What We Are Reading: November 2022

I have a weakness for ambitious failed projects and have just finished reading a particularly interesting example. Richard Hughes (1900-1976) was already a successful author in a variety of genres when he decided to write a series of novels illustrating the moral and political crisis of Europe and Western civilization between the two World Wars. Conceived as a trilogy, The Human Predicament fell short of his grand plans. Hughes gained great critical acclaim for the first volume, The Fox in the Attic (1961), rather less effusive praise for The Wooden Shepherdess (1973), and died soon thereafter, leaving behind parts of an untitled final volume.

Even in truncated form, the novels fascinate, tracing the lives of an English aristocrat, Augustine Penry-Herbert, and his relatives in Britain and Germany between 1923 and 1936. Hughes underwent a conversion experience while writing these novels, and they reflect his fascination with the power of religious belief. His characters wrestle with the relationship between the world as it is and the world as they believe it should be.

Hughes’ descriptions of the family of Augustine’s brother-in-law, an aristocratic MP serving a Liberal Party in its death throes, are sharp, as he shows the insufficiency of a particularly haughty, English sort of atheism and materialism. On the other hand, the story of Augustine’s beautiful, blind German cousin Mitzi, a Carmelite nun, offers emotionally powerful insights into the challenges and consolations of faith.

The family’s German connections are especially interesting, as they allow Hughes to trace the complex origins of Nazism. Augustine’s Bavarian cousins are Catholic aristocrats frustrated with the Weimar Republic but ambivalent about Hitler, which reveals sparkling insights about the appeal of mass movements against parliamentarism and how conservative resistance to revolution can crumble. Hughes inserts himself into Hitler’s head at key moments, offering controversial psychoanalysis of the Führer’s personal motivations as well as his appeal to his followers.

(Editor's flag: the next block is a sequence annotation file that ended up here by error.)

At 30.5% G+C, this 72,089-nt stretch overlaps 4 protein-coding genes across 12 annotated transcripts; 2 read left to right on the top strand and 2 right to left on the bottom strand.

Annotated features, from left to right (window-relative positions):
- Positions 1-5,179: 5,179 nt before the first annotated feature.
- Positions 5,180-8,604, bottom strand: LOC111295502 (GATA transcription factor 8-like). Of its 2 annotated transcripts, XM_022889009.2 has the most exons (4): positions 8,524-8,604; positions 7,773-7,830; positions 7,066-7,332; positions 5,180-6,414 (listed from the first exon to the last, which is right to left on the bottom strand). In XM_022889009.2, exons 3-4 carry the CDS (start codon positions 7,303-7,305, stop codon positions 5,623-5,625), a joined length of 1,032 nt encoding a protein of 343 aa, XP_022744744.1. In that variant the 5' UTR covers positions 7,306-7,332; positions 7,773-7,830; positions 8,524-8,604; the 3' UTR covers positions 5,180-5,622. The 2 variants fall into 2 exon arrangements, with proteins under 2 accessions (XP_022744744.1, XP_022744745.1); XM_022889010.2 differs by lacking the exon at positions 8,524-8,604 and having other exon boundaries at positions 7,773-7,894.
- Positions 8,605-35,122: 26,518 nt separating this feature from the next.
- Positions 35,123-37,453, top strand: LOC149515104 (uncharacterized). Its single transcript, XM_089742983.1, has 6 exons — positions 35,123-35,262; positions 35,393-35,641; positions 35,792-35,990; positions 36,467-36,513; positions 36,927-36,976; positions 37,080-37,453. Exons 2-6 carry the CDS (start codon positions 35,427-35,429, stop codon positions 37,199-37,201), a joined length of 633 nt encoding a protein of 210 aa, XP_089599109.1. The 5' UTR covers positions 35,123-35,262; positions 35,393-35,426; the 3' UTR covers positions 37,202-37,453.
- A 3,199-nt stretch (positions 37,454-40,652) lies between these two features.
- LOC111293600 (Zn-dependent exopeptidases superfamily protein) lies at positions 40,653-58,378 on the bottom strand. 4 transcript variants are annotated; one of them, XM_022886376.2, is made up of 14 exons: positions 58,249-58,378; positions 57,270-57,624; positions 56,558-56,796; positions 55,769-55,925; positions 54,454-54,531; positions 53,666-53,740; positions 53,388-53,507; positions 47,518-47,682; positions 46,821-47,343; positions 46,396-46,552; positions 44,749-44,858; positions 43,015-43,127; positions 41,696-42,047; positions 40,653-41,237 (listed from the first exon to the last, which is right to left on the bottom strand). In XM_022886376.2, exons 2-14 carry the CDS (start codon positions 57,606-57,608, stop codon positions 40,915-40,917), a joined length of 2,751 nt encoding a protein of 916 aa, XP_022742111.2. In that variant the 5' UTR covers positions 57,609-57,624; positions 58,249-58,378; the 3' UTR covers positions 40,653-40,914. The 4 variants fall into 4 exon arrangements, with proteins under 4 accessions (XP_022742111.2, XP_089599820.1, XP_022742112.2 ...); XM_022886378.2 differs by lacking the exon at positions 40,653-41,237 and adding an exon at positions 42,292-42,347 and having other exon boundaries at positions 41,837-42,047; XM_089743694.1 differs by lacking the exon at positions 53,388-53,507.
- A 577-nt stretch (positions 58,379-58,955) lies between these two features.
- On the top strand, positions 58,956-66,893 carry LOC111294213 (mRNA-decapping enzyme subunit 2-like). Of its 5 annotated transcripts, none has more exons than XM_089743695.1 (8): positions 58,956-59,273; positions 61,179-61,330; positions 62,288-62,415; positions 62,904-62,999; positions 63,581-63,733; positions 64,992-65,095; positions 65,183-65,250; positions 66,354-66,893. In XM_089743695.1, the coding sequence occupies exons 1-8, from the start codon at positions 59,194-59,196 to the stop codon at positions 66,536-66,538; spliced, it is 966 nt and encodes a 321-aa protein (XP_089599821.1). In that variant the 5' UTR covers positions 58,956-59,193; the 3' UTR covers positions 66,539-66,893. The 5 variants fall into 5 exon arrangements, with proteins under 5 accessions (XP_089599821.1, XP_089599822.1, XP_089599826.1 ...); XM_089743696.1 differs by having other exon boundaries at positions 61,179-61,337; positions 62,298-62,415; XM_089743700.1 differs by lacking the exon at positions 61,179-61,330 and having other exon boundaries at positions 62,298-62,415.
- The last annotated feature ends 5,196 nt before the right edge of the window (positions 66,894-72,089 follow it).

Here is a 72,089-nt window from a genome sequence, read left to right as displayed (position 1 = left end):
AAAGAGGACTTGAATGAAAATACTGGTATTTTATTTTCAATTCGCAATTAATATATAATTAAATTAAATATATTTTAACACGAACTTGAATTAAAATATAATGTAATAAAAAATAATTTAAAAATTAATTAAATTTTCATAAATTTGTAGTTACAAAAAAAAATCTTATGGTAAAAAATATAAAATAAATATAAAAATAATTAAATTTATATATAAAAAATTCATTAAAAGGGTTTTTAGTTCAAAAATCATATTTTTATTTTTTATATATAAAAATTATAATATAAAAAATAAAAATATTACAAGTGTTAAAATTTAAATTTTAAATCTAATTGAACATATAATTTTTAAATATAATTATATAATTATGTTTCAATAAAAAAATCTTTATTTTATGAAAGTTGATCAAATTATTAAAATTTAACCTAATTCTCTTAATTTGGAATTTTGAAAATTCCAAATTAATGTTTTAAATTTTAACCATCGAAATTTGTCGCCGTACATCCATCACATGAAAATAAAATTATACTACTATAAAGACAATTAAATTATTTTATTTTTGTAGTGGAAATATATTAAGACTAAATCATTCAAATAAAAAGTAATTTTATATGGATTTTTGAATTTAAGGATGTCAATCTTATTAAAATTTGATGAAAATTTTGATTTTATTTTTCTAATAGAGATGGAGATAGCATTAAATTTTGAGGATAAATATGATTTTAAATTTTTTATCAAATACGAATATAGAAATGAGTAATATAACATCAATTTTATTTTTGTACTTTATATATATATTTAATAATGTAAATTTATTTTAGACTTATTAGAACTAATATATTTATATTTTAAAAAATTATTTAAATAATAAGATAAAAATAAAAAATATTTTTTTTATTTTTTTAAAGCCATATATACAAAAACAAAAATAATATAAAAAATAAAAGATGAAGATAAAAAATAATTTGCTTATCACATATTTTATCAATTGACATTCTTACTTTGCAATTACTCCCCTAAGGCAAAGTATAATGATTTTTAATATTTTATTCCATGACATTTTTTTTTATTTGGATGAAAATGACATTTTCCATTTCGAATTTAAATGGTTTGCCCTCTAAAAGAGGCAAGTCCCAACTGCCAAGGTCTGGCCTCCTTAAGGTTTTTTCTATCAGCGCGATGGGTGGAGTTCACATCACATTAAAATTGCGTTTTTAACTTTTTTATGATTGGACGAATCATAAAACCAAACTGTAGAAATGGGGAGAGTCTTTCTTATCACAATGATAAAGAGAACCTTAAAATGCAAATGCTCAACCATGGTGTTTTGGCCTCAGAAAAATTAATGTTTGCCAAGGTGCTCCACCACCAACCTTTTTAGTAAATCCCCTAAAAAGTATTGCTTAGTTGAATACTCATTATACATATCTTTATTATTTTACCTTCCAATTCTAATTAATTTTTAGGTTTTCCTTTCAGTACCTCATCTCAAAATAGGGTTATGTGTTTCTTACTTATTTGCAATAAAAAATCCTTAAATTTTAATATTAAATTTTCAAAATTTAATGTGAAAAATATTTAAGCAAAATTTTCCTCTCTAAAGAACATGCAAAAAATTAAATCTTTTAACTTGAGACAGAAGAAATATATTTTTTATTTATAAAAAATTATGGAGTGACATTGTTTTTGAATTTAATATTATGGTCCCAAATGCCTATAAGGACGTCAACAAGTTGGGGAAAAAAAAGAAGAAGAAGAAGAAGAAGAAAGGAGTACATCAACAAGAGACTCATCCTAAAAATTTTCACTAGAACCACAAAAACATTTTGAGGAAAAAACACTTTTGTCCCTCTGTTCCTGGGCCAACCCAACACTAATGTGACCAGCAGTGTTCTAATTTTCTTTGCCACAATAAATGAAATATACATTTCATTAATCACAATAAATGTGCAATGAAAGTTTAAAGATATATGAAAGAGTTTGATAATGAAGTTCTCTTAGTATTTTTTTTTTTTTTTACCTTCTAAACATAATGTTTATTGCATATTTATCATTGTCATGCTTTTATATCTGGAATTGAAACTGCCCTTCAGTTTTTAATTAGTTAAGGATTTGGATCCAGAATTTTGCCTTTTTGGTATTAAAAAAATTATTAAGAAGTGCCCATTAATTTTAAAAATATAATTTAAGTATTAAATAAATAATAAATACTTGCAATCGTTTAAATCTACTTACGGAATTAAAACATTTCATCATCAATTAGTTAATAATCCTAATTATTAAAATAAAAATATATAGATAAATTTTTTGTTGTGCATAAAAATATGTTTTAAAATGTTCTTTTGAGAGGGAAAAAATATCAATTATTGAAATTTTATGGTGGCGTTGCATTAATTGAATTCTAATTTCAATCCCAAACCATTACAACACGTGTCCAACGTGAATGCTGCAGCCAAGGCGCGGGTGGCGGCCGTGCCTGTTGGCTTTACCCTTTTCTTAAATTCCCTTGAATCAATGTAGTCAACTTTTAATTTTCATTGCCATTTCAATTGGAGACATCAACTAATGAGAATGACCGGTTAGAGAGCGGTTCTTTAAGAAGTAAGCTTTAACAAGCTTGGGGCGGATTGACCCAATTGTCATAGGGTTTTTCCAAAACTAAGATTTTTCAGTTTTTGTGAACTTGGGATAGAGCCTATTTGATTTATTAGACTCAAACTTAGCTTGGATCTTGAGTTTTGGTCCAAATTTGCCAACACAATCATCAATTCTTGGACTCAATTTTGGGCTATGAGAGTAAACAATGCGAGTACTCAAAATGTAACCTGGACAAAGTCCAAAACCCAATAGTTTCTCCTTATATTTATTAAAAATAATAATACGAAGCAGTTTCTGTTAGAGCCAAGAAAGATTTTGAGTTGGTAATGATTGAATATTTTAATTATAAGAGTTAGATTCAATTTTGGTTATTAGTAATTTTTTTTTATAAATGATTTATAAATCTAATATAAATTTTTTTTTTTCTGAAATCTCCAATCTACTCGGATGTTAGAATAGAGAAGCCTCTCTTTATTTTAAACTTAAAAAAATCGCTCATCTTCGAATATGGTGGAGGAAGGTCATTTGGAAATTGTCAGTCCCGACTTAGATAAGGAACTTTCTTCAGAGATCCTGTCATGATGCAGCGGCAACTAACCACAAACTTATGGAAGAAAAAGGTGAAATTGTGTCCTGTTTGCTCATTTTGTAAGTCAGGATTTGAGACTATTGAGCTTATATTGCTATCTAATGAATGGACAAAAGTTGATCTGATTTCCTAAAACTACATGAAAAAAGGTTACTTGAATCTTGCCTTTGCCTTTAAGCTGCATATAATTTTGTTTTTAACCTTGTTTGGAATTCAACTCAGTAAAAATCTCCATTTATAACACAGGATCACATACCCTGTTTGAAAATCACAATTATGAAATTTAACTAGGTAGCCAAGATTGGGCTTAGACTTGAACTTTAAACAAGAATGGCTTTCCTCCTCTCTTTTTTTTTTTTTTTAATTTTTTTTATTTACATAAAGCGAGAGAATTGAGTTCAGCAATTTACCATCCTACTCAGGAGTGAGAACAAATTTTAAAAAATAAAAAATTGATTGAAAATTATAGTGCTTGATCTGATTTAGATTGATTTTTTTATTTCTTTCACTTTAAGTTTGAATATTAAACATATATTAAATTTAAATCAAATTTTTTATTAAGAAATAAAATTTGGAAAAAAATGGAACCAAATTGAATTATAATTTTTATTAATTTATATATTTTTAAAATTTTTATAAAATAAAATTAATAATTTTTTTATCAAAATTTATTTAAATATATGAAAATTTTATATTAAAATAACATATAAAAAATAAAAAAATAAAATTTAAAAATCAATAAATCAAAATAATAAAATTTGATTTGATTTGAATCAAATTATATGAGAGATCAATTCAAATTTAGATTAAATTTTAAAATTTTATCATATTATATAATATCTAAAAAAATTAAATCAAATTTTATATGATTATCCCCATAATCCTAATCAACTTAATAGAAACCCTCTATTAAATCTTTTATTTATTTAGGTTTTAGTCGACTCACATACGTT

Although Hughes did not complete the trilogy, his work retains real power, especially in our current period of political and cultural upheaval.

—Ronald J. Granieri

Sir Thomas Elyot’s Boke Named the Gouernour (“Governor”), first published in 1531, was influential on readers from Shakespeare to James II. It is a “courtesy book,” a combination of philosophy primer and manual of leadership, in which Sir Thomas endeavours to bring Renaissance humanism to an English audience of “governors.” It teaches Tudor ideas about duties, manners, and virtues, and it evokes excellently the author’s England, with Plantagenet rule still in living memory, full of new intellectual undercurrents, often derived from Greek and Roman authors, and with the Reformation looming.

Elyot was himself part of the “governor” class, and became Clerk of the Privy Council. He knew the scholar Thomas Linacre, the painter Holbein the Younger, Sir Thomas More, and perhaps the theologians John Colet and Erasmus. His Gouernour so impressed Henry VIII that the king sent Elyot as ambassador to Charles V to get the Holy Roman Emperor’s assent to Henry’s divorce from Catherine of Aragon. (Predictably he failed, as Charles V was Catherine’s nephew).

Gouernour sets out a monarchical political theory, and gives advice on becoming an effective and virtuous ruler. Elyot acknowledged that “of no better clay … is a gentleman made than a carter, and of liberty of will as much is given of God to the poor herdsman as to the great and mighty emperor,” but felt the Bible ordained hierarchy under a single ruler for society’s “sundry estates.”

Elyot is grave and kindly, although his style is sometimes orotund and pompous, and some of his precepts seem almost humorous. He recommends princes be taught dancing in order that they learn control and grace in statecraft. He cites Philip of Macedon’s rebuke of Alexander the Great, for being able to sing too well, because “inordinate delight” in music could lead to “wantonness” and loss of gravity. He is however willing to tolerate some artistic bent, because knowing how to draw and paint could be useful for military map-making.

To Elyot, a lack of lawful governance means anarchy, when “the persons most strong in body should by violence constrain them that be of less strength and weaker to labour as bondsmen or slaves.” But rulers, given rights by custom or heredity, must constantly replenish their legitimacy by being always more principled, restrained, and wise than those they rule over, governing their own inclinations in order to better govern others. It seems ironic such a moralist served such a king.

—Derek Turner

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